PM hoped conglomerates will support development of the arts

02 Jun 2023 07:06pm
Anwar - Bernama Pix
Anwar - Bernama Pix
KUALA LUMPUR - Prime Minister Datuk Seri Anwar Ibrahim today appealed to conglomerates to support the development of the country’s arts scene, among others.

Speaking at the launch of the ‘Orientalist Paintings: Mirror or Mirage?’ exhibition at the Islamic Arts Museum Malaysia here today, he said the development of theatres and museums in Western countries was not through government effort but also from the commitment given by their conglomerates.

"You have seen the theaters, museums in the west, not only from governmental efforts but the commitment, passion and some of the big conglomerates feel that some of the profits should be utilised to support the arts.

"If there are 30 conglomerates, and let’s just say they lend their support in various fields, this will enrichen the arts, literature, culture, education and society,” he said.

Also present were Communications and Digital Minister Fahmi Fadzil and Albukhary Foundation chairman Tan Sri Syed Mokhtar Albukhary.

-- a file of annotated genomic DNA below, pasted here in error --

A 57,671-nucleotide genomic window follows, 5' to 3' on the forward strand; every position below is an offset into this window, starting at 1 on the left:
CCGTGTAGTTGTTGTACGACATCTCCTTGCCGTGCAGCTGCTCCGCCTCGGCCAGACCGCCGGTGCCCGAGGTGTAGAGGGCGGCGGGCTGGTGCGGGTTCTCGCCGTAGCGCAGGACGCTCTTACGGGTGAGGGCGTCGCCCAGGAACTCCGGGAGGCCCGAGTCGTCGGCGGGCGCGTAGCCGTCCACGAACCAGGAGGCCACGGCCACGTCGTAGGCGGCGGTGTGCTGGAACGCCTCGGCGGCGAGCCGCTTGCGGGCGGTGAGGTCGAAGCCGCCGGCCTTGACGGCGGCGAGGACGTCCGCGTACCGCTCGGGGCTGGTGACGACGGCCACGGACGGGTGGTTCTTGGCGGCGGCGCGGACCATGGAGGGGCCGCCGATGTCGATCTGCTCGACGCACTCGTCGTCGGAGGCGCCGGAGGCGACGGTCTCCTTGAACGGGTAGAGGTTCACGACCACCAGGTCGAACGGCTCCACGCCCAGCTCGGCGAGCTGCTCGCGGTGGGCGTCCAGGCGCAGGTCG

Meanwhile, Anwar said the MADANI concept in Malaysia not only empowers the people through the economy, which is fundamental but also required cultural empowerment including literature and arts.

"It would be unfortunate for a country like Malaysia with strong Islamic roots and diverse cultures, the Indians, Chinese, Indigenous tribes not able to excel in art, culture and performing arts because we are either too preoccupied with economic issues or too obsessed with changes from the west," he added.

On the exhibition, which runs from today until Oct 15 and organised by the Islamic Arts Museum Malaysia, the prime minister described it as among the most prominent in the world.

As such, he called on researchers, parents, undergraduates and students to take advantage of the ongoing school holidays to attend.
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"Perhaps not many are aware of this exhibition. It is quite unique as it is not made available in any other country except at the Museum of London, that too on a small scale.

"Use this opportunity as normally people pay hundreds or thousands of ringgit to enjoy great works that are not available on the street, this (exhibition) is made available from the Auction House at a huge price," he said.

Making history in Asia, the exhibition presents a definitive collection of art from the golden age of Orientalism, with the display of paintings from the 19th and early 20th centuries never been shown outside Europe or America. - BERNAMA

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